Saturday, September 9, 2023

Invading Central Europe

In the same decades that Batu Khan (c. 1207–1255) and another grandson of Genghis Khan, Kadan, were establishing the Golden Horde and consolidating much of Eastern Europe, the desire of the Mongolian Empire to extend its influence over the known world found itself a beachhead from which to launch its efforts.

Spies were sent into Poland, Hungary, and Austria for reconnaissance. Having planned their approach, three separate armies invaded Central Europe, into Hungary, Transylvania, and Poland. The column into Poland defeated Henry II the Pious (the illustration shows the Mongol army with Henry's head on a spear).

The second and third columns crossed the Carpathians and followed the Danube, combining with the Poland column and defeating the Hungarian army on 11 April 1241. They killed half the Hungarian population, then proceeded to German territory. Most of the city of Meissen was burned to the ground. Further advances in Germany were paused when the Great Khan died in 1241 and the chief descendants of Genghis returned to Mongolia to elect his replacement.

The Encyclopædia Britannica describes the conflict thusly:

Employed against the Mongol invaders of Europe, knightly warfare failed even more disastrously for the Poles at the Battle of Legnica and the Hungarians at the Battle of Mohi in 1241. Feudal Europe was saved from sharing the fate of China and the Grand Duchy of Moscow not by its tactical prowess but by the unexpected death of the Mongols' supreme ruler, Ögedei, and the subsequent eastward retreat of his armies. [EB, (2003) p.663]

Central Europe was not completely helpless. Observations of Mongol tactics meant that Hungary, for instance, improved its heavy cavalry and increased fortifications of settlements against siege weapons. Many smaller hostilities between Central and Western Europe entities were put on hold in the face of the common threat.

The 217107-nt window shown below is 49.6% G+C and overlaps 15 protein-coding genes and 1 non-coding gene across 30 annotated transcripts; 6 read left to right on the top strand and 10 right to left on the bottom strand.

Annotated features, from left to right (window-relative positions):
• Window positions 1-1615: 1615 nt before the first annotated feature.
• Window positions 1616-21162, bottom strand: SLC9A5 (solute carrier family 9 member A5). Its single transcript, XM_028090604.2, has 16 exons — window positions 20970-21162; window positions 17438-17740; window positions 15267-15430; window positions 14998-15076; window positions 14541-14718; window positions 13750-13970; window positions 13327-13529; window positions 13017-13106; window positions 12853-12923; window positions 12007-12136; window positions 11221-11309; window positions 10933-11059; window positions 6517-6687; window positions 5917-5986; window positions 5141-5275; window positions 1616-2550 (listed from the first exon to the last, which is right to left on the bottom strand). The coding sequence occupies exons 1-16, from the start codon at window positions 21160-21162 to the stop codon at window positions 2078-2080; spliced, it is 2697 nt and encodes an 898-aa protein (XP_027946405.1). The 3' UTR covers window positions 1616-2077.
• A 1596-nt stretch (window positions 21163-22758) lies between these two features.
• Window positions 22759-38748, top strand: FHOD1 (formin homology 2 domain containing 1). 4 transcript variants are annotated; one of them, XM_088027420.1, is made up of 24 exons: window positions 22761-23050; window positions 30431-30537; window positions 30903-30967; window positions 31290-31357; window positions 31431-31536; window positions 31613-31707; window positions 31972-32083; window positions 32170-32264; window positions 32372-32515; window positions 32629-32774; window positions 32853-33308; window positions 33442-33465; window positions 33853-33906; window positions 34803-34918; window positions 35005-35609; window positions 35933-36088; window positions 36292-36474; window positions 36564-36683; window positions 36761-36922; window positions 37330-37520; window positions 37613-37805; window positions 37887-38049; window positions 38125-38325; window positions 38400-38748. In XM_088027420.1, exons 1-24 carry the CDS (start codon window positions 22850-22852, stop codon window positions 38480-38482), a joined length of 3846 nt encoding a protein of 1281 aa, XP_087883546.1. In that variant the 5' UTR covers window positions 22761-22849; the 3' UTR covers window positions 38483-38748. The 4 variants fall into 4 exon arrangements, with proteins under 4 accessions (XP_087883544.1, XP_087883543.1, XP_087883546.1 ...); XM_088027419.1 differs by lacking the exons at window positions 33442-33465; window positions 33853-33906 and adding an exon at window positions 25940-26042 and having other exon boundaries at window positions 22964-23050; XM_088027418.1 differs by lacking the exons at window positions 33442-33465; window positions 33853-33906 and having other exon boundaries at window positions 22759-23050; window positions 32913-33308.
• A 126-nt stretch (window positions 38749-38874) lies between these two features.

Bela IV of Hungary sent messages to the Pope asking for a Crusade against the Mongols. Pope Gregory IX would rather have attention on the Holy Land, although he did eventually agree that the Mongol threat was important. A small Crusade was gathered in mid-1241, but Gregory died in August, and the forces were instead aimed at the Hohenstaufen dynasty.

Mongol attempts to conquer Central Europe continued right up until 1340 with an attack on Brandenburg and Prussia. Fortunately, internal strife in the Golden Horde made Mongol attacks less effective. Lithuania fought back, achieving victory in places including the Principality of Kiev. The Duchy of Moscow also reclaimed many Rus lands. In 1345, Hungary initiated a counter-invasion that captured what would become Moldavia.

I want to go back and talk about the one named casualty in this post: poor Henry II, called "The Pious." We'll look into his reign tomorrow.

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